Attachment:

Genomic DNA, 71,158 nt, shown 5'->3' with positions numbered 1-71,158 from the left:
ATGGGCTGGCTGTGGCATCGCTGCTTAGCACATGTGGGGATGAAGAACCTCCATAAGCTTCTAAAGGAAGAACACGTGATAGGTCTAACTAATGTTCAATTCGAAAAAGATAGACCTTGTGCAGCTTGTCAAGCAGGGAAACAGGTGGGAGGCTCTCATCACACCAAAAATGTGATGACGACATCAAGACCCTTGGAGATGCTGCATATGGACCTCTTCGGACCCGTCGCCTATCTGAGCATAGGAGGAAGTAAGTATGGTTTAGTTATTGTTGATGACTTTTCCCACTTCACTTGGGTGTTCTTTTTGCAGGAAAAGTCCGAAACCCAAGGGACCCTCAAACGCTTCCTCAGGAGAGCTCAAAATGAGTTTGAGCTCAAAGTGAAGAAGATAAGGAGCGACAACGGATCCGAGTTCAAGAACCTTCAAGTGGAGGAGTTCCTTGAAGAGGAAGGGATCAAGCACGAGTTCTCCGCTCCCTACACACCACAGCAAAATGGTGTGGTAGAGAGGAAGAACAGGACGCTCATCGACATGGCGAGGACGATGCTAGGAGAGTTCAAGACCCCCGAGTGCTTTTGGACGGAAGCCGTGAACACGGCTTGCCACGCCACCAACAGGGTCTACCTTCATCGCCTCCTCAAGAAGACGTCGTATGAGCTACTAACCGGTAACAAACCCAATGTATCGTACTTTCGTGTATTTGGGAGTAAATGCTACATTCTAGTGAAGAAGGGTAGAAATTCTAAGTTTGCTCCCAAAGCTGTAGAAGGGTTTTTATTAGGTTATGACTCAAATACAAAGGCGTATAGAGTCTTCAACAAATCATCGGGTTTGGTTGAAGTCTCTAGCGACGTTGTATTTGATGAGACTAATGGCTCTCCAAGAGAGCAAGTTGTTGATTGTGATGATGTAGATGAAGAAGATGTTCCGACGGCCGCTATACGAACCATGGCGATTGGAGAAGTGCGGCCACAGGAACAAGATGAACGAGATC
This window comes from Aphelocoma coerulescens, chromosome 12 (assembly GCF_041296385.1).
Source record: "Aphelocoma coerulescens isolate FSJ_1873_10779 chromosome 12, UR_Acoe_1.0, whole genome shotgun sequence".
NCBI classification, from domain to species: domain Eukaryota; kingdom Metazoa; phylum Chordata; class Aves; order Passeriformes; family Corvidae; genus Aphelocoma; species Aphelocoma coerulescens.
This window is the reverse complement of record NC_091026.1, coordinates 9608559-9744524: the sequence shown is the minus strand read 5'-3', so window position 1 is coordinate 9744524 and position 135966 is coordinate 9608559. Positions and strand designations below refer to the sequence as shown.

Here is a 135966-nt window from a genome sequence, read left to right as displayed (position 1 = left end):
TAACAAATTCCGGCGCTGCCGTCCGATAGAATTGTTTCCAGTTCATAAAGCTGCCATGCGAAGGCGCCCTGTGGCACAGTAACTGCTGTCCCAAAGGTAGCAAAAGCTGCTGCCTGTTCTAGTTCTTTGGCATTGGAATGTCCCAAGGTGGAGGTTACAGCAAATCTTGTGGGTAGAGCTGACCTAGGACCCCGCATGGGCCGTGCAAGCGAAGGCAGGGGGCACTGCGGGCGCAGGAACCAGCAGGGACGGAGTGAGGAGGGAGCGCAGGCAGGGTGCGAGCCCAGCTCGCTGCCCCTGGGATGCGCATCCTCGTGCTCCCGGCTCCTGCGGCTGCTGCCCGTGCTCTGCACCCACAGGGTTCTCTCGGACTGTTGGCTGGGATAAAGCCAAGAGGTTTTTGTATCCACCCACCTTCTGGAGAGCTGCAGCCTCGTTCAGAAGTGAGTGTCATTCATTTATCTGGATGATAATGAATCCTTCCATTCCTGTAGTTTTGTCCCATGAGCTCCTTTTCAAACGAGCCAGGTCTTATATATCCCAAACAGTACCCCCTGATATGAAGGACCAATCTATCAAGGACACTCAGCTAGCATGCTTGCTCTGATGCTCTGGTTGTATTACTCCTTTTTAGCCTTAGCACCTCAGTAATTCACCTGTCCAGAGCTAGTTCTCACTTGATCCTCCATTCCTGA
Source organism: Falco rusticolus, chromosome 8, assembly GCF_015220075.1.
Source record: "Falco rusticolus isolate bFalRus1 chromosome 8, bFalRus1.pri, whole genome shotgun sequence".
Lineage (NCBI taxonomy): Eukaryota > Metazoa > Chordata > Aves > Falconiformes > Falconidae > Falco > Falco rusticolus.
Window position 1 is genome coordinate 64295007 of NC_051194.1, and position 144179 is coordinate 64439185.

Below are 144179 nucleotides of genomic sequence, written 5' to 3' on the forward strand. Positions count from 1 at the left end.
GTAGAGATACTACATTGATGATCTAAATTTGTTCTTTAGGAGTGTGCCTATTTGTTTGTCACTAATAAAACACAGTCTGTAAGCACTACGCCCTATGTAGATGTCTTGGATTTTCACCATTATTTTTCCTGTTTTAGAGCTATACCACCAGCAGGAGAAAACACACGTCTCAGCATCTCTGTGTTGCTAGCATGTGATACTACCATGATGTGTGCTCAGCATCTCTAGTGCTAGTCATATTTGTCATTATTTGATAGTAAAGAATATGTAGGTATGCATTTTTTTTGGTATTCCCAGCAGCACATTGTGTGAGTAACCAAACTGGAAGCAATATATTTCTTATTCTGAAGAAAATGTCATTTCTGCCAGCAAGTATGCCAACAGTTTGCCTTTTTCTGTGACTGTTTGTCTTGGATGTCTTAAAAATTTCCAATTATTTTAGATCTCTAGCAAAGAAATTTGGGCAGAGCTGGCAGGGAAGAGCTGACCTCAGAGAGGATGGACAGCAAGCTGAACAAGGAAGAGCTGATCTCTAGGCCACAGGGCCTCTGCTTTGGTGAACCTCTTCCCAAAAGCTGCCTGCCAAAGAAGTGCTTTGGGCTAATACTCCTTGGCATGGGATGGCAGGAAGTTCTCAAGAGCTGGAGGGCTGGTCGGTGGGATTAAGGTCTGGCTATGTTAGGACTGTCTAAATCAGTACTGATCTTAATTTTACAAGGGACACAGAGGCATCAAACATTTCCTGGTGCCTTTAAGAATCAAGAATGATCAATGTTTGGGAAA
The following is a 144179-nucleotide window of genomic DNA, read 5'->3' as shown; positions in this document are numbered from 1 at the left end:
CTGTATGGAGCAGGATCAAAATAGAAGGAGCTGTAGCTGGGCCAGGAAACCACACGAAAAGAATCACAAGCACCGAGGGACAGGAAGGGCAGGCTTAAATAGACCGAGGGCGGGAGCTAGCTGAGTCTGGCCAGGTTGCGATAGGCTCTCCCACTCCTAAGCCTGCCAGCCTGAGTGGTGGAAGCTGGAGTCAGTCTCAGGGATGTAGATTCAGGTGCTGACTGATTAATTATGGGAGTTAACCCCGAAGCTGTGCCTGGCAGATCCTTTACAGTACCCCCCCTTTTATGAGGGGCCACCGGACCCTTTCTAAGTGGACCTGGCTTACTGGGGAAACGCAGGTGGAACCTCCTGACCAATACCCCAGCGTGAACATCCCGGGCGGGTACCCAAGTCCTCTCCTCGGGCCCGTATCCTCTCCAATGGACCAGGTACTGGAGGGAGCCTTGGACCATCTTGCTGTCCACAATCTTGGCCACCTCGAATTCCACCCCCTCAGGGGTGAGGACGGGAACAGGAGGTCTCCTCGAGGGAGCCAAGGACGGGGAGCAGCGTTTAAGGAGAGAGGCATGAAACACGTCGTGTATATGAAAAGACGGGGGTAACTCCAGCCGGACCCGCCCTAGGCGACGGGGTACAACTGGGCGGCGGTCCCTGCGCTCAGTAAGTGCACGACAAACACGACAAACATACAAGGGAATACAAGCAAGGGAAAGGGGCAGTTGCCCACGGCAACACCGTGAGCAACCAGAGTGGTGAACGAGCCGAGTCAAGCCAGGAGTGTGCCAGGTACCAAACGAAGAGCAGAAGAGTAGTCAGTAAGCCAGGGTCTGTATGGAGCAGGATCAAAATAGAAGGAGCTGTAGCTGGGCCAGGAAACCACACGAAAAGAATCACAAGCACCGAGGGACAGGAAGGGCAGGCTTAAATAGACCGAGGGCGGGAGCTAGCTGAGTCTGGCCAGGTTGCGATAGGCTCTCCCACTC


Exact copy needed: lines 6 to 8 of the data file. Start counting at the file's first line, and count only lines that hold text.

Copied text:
This window is the reverse complement of record NC_091026.1, coordinates 9608559-9744524: the sequence shown is the minus strand read 5'-3', so window position 1 is coordinate 9744524 and position 135966 is coordinate 9608559. Positions and strand designations below refer to the sequence as shown.

Here is a 135966-nt window from a genome sequence, read left to right as displayed (position 1 = left end):
TAACAAATTCCGGCGCTGCCGTCCGATAGAATTGTTTCCAGTTCATAAAGCTGCCATGCGAAGGCGCCCTGTGGCACAGTAACTGCTGTCCCAAAGGTAGCAAAAGCTGCTGCCTGTTCTAGTTCTTTGGCATTGGAATGTCCCAAGGTGGAGGTTACAGCAAATCTTGTGGGTAGAGCTGACCTAGGACCCCGCATGGGCCGTGCAAGCGAAGGCAGGGGGCACTGCGGGCGCAGGAACCAGCAGGGACGGAGTGAGGAGGGAGCGCAGGCAGGGTGCGAGCCCAGCTCGCTGCCCCTGGGATGCGCATCCTCGTGCTCCCGGCTCCTGCGGCTGCTGCCCGTGCTCTGCACCCACAGGGTTCTCTCGGACTGTTGGCTGGGATAAAGCCAAGAGGTTTTTGTATCCACCCACCTTCTGGAGAGCTGCAGCCTCGTTCAGAAGTGAGTGTCATTCATTTATCTGGATGATAATGAATCCTTCCATTCCTGTAGTTTTGTCCCATGAGCTCCTTTTCAAACGAGCCAGGTCTTATATATCCCAAACAGTACCCCCTGATATGAAGGACCAATCTATCAAGGACACTCAGCTAGCATGCTTGCTCTGATGCTCTGGTTGTATTACTCCTTTTTAGCCTTAGCACCTCAGTAATTCACCTGTCCAGAGCTAGTTCTCACTTGATCCTCCATTCCTGA